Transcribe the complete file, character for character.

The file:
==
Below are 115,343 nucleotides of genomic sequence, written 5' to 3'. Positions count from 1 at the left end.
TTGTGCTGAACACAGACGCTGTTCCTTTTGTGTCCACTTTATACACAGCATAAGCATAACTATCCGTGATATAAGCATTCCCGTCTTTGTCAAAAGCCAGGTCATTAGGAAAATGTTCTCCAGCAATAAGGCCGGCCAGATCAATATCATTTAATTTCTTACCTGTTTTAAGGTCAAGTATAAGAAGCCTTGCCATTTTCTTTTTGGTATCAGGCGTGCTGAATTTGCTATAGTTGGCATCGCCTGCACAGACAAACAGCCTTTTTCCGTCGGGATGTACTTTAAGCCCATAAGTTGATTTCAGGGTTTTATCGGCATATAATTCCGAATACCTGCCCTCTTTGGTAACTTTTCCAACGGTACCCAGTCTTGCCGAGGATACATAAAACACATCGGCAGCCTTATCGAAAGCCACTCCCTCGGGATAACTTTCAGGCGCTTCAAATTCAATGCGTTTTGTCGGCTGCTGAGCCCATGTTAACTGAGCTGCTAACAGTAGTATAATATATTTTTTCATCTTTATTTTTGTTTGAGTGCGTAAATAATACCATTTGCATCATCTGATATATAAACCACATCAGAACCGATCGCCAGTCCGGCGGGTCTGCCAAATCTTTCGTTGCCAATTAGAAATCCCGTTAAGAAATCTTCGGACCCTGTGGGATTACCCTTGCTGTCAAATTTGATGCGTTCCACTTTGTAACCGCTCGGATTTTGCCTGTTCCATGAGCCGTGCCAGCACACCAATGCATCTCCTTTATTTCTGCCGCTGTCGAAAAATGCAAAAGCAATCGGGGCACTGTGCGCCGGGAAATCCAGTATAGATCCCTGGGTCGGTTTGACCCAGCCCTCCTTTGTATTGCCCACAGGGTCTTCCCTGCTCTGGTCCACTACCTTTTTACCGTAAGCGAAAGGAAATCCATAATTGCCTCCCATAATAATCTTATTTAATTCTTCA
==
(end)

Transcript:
Below are 115,343 nucleotides of genomic sequence, written 5' to 3'. Positions count from 1 at the left end.
TTGTGCTGAACACAGACGCTGTTCCTTTTGTGTCCACTTTATACACAGCATAAGCATAACTATCCGTGATATAAGCATTCCCGTCTTTGTCAAAAGCCAGGTCATTAGGAAAATGTTCTCCAGCAATAAGGCCGGCCAGATCAATATCATTTAATTTCTTACCTGTTTTAAGGTCAAGTATAAGAAGCCTTGCCATTTTCTTTTTGGTATCAGGCGTGCTGAATTTGCTATAGTTGGCATCGCCTGCACAGACAAACAGCCTTTTTCCGTCGGGATGTACTTTAAGCCCATAAGTTGATTTCAGGGTTTTATCGGCATATAATTCCGAATACCTGCCCTCTTTGGTAACTTTTCCAACGGTACCCAGTCTTGCCGAGGATACATAAAACACATCGGCAGCCTTATCGAAAGCCACTCCCTCGGGATAACTTTCAGGCGCTTCAAATTCAATGCGTTTTGTCGGCTGCTGAGCCCATGTTAACTGAGCTGCTAACAGTAGTATAATATATTTTTTCATCTTTATTTTTGTTTGAGTGCGTAAATAATACCATTTGCATCATCTGATATATAAACCACATCAGAACCGATCGCCAGTCCGGCGGGTCTGCCAAATCTTTCGTTGCCAATTAGAAATCCCGTTAAGAAATCTTCGGACCCTGTGGGATTACCCTTGCTGTCAAATTTGATGCGTTCCACTTTGTAACCGCTCGGATTTTGCCTGTTCCATGAGCCGTGCCAGCACACCAATGCATCTCCTTTATTTCTGCCGCTGTCGAAAAATGCAAAAGCAATCGGGGCACTGTGCGCCGGGAAATCCAGTATAGATCCCTGGGTCGGTTTGACCCAGCCCTCCTTTGTATTGCCCACAGGGTCTTCCCTGCTCTGGTCCACTACCTTTTTACCGTAAGCGAAAGGAAATCCATAATTGCCTCCCATAATAATCTTATTTAATTCTTCA